Thursday, March 13, 2008

When Not to Soak - part 1

Usually, the cheapest way to fill spaces in a stamp album is to collect stamps that have already been used. And the best way to get used stamps is to find them on envelopes (also called covers) that have gone through the mail.

The temptation for budding stamp collectors is to remove the stamp from the cover by soaking it off, and then adding it to their collection. The problem is, some stamps are much more collectible if they are not soaked off the cover they were canceled on. Plus, soaking a stamp can actually damage some stamps.

Today, we will discuss some reasons not to soak a stamp off of an envelope because it would reduce the value of the stamp.

No matter what, an envelope with a canceled stamp on it, is always worth at least as much as the canceled stamp that is on it. The thinking is that someone could always soak the stamp off at a later time. So, logically, the stamp, by itself, will never be worth more than the stamped envelope.

But the opposite statement is not true; sometimes an envelope can be worth much, much more than the stamp on it. One modern day, simplistic example is a First Day Cover.

First Day Covers are stamped envelopes that receive a special cancellation that is dated with the first day that the stamp is available. The cancellation usually has some design or lettering to identify that the cover was canceled on the first day. Because the stamp is a new stamp and highly desirable, the postal administration issuing the stamp tries to just barely touch the stamp, so that the design on the stamp is only minimally obscured.

Soaking the stamp off of a First Day Cover would yield a very "clean" stamp with minimal cancellation, but the stamp then becomes just a normal used stamp -- it loses its special First Day status. The stamp on the original First Day Cover, however, will always yield a premium value, primarily because there are so few of them in relation to the total number of stamps issued.

Another reason not to soak a stamp off a cover, is that the cover itself may bear some special significance that would be lost if it was separated from the stamp. For example, a letter sent from the battlefront during World War II would likely have been reviewed by a military censor to see if it revealed military secrets. The censoring agent typically marked the cover with a rubber stamp stating that the contents were approved by the censor, yielding a highly collectible cover for World War II collectors.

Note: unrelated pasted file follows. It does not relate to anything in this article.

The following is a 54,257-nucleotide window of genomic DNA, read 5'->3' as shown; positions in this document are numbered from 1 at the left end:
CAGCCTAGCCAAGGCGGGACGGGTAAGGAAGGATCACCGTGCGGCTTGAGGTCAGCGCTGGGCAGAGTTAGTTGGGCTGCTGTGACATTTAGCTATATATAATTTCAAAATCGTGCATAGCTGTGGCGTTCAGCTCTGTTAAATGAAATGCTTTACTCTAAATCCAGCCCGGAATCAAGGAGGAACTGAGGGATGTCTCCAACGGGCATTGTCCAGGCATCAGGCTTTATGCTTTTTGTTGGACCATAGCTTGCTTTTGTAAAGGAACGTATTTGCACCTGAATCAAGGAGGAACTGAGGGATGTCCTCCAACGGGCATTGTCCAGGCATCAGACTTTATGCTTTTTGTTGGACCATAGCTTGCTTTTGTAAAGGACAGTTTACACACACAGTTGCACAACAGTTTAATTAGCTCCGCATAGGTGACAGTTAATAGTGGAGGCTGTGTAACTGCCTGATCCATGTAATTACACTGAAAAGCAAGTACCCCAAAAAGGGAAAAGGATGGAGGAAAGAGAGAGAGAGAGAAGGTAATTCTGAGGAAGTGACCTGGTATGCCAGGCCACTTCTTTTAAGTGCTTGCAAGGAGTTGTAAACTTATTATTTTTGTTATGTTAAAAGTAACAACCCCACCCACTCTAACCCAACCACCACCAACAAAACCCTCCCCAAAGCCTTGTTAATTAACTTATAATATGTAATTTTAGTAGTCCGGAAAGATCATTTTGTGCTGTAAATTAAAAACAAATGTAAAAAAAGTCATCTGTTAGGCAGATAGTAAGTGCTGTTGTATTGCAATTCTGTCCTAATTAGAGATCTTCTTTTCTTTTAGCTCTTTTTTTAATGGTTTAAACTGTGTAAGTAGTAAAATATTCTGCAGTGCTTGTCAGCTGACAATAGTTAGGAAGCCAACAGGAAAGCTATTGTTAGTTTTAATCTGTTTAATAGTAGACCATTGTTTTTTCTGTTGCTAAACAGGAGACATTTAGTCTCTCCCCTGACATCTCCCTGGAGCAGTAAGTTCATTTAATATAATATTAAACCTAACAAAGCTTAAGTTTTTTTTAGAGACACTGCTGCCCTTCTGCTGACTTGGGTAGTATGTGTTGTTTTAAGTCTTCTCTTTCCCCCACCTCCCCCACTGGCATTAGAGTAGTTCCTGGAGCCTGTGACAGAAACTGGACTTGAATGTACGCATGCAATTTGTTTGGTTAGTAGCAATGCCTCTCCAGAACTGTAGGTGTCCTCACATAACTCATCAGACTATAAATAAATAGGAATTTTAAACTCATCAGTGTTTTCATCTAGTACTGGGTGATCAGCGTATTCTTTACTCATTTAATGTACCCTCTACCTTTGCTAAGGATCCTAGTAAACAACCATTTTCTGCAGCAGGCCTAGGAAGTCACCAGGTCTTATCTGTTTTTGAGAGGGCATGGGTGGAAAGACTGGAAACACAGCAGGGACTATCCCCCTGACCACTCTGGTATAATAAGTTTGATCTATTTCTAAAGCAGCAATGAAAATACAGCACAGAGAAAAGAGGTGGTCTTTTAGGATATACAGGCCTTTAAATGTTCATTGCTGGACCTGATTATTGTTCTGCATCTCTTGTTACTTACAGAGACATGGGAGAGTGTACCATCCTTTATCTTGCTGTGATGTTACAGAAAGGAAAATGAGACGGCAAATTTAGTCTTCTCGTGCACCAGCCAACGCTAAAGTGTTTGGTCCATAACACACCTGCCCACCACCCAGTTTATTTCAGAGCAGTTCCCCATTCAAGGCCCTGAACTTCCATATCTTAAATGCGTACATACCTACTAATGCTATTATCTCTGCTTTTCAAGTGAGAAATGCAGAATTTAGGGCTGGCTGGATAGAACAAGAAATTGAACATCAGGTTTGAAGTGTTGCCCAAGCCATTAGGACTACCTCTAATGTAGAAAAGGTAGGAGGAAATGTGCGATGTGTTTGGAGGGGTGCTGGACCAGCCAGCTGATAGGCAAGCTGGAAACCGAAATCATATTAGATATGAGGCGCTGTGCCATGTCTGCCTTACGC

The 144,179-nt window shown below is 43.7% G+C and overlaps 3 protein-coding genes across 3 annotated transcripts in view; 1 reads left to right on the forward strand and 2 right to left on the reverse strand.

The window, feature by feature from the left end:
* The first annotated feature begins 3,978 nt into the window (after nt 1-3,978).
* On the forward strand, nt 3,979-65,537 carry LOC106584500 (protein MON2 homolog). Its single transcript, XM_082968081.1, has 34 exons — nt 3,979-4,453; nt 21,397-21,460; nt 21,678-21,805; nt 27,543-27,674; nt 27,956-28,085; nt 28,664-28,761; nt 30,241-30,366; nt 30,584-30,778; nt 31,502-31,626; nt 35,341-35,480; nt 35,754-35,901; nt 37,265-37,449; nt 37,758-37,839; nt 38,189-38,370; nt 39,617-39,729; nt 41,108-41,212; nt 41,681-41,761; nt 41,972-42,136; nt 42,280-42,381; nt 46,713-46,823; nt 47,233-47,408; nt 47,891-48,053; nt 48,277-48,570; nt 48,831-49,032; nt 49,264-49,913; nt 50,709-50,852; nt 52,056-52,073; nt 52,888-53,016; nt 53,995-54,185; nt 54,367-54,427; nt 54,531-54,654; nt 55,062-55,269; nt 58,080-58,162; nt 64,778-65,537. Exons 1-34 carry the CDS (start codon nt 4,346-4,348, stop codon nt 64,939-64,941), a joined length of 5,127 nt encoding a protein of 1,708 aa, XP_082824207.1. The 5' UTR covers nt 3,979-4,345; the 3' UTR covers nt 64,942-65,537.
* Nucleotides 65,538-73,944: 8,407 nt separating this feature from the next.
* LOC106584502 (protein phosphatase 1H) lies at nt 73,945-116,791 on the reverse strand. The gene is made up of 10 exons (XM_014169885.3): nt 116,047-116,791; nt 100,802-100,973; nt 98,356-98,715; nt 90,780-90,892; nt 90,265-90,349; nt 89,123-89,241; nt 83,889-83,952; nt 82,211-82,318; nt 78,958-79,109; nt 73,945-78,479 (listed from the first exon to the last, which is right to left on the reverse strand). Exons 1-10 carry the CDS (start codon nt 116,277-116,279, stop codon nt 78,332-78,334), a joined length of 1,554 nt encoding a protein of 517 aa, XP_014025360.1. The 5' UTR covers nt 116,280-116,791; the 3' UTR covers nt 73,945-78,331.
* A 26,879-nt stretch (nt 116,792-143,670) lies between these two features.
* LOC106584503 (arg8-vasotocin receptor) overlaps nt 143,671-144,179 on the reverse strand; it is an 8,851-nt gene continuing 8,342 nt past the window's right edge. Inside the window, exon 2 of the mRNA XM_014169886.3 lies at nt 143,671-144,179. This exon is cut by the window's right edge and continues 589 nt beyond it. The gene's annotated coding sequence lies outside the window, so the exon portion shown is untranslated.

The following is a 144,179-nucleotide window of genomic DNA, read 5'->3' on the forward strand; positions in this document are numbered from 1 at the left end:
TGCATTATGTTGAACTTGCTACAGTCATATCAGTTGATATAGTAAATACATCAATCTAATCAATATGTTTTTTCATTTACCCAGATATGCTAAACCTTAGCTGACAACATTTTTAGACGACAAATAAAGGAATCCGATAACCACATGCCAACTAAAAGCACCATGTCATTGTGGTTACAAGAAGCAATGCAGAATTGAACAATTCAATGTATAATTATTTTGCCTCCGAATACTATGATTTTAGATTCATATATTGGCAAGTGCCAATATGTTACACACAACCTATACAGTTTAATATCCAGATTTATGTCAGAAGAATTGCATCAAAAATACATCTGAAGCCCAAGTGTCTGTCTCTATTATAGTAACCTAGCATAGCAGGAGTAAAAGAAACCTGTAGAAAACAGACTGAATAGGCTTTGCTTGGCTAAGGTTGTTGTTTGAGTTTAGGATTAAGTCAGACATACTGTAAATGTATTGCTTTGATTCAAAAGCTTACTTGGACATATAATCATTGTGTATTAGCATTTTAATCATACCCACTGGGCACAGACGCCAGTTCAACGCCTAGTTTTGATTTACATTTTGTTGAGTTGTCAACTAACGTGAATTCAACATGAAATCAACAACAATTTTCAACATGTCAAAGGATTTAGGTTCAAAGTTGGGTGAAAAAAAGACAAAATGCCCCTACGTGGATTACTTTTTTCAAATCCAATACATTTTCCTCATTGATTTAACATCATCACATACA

Sometimes scheduled mail deliveries are disrupted by localized catastrophes such as fire inside a mail facility. If mail can be salvaged from the disaster, it will be, and that mail will usually be marked to indicated that it was salvaged. Mail with these markings is quite collectible to a specialist.

Bisected stamps, stamps purposely cut in half as a way to make them worth 1/2 of their intended value, must never, ever be soaked off stamps. Covers with these stamps on them, prove that the stamp was sent through the mail bisected. If the stamp is soaked off of the envelope, there is no way to differentiate it from being a used stamp that was cut in half after the fact. Covers with bisected stamps are very rare and very valuable; stamps cut in half that are not proven to have been used that way, have no value.

These are just a few examples of where soaking a stamp from a cover would destroy the collectibility of the stamp and reduce it from rare to common. Tomorrow's Stamps of Distinction entry will conclude this two-part article with examples of how stamps can actually be harmed by the act of soaking.

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